Sylvia Chang has just garnered another nomination for “Best Actress” at this year’s Hong Kong Film Awards for my film Rice Rhapsody. She has already been nominated in the same category at the Tokyo International Film Festival and Golden Horse Awards in Taiwan, and won a Jury Award for “Best Actress” for this film at the Newport Beach International Film Festival. Congratulations to her once again!
This is a great way to start my blog on actors.
In life we are taught to think before we speak. In acting, the opposite is what we, the audience, respond to. The actor should speak before he/she thinks. Act and/or react before he/she thinks. That’s when we see ourselves at our purest. Alive. Flawed. True.
Sometimes, as a writer, I would sit in a room or café and do my best to dream up a funny line. Then when I get on the set, I’d find that the actor will act and react according to their instincts and their natural reactions are so genuine and so simple that my clever line becomes redundant and not so funny any more. Sometimes, what really works is just a simple facial expression.
The one actor I would love to work with is Stephen Chow. In my opinion, he’s the most amazing dramatic actor in Hong Kong. His instincts are alive and without a hint of self-censorship. Before he was a full-blown star and best known for his outrageous comedies, he acted in a TV mini-series where he played a bad guy’s son who turned out to be more ruthless than his father. It was an enthralling experience watching him, committing atrocities as if they’re the most natural and routine activities in the world.
I grew up watching my parents act on film sets. To me, acting on film seemed an uneventful profession. Performances are done in seconds. I remember hearing someone yell ‘Action’, then something inconsequential would happen and then the same someone would yell ‘Cut!’ To an outsider, it wasn't very interesting.
The first time I really observed acting on a film was on Sylvia Chang’s 1994 film The New Age of Living Together. I was invited to visit the set and meet some industry people. I went to their location, the presidential suite of some hotel and saw her and the lead actor, Nicky Wu, mumble something to each other between ‘Action’ and ‘Cut.’ The room was not huge; Sylvia and Nicky were being filmed in a corner of the room with all the lights, lighting crew, camera, dolly, tracks, tripods, C-stands, and cables surrounding them. It was a strange sight for me. The space available for movement for the actors is so small. “Are they acting in there encircled by all this stuff and all these people? I can’t even hear them,” I wondered.
Well now that I’ve become a director myself, all the above is as it should be. The actor’s performance is not for the people in the room. It’s for the camera. And what the camera sees and the audio mixer hears are entire universes separate to the realities of the film set.
I once walked in on my father acting in an emotional scene. He was behind prison bars, screaming and yelling to see his wife. He was crying and totally hysterical for being separated from his wife. When they yelled cut, I felt bad for him because there was more than tears coming out of his eyes, clear liquids poured out from his nose also. He wiped his nose and dried his eyes and went on. What a way to make a living. My hats off to the many actors who share their hearts and souls for our enjoyment.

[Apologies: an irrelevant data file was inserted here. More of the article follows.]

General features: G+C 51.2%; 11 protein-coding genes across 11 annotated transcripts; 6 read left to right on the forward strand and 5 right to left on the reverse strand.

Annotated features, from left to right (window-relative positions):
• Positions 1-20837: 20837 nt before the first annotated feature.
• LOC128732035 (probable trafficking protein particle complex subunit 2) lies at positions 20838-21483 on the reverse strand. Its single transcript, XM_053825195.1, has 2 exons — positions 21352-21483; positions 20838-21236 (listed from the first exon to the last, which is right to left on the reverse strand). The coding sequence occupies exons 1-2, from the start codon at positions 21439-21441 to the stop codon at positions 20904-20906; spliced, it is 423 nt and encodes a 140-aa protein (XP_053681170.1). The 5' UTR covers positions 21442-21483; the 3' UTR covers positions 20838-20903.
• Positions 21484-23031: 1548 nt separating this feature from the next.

When it came time for Sylvia to do an emotional in Rice Rhapsody, I learned a huge lesson in the craft in filmmaking: prepare more film or have two cameras rolling when shooting an emotional scene. The shot began as a long track shot into Sylvia’s and Mélanie’s close up. Then we cut. The crying scene is coming up so we change the lens to a tighter one for a more dramatic close up. The cinematographer and I were ready and we waited for Sylvia’s signal to let us know when she was ready. We rolled and as she started to cry, we ran out of film.
The film stock we used was 400 feet long (90 ft = 1 minute). The problem was we had a few magazines of partially used film stock. Do we gamble and see if we could do the whole take with the left over film or do we spend about ten to fifteen minutes reloading the magazines with fresh rolls and risk losing the emotions Sylvia has so delicately built up? The atmosphere was tense. We finally decided to gamble and shoot with the left over film stock. At the end of the second take when Sylvia started to cry, I saw the red light flashing on the camera, meaning we were running out of film. The cameraman also looked at me signaling there was no more film in the camera. Meanwhile Sylvia was still crying and in the moment. I waved for the cameraman to sit back down and pretend we were still rolling. Had Sylvia known we’d run out of film when she was giving us all she’s got, she could’ve become really upset. For the sake of atmosphere, we didn’t tell her about the film. Instead I told her we needed to improve the camera movement and asked her to do another take. She obliged and in the end we lucked out. On the third take Sylvia delivered a beautiful performance just before the film ran out. Whew!
Having experienced this ‘scary’ moment and judging from what I saw in the rehearsals during pre-production on another emotional scene, I asked the production manager to order three rolls of 1000 feet film for that scene. We shot the scene but it turned out to be a less emotional scene on the actual set. After only one take, I knew Sylvia was not going to cry in the scene and knew that it worked better this way. I ended up not having to use those three 1000 feet film rolls. They are still sitting in our office.
Check back later as we’ll be talking about music in film and my experiences scoring for other people’s films as well as my own.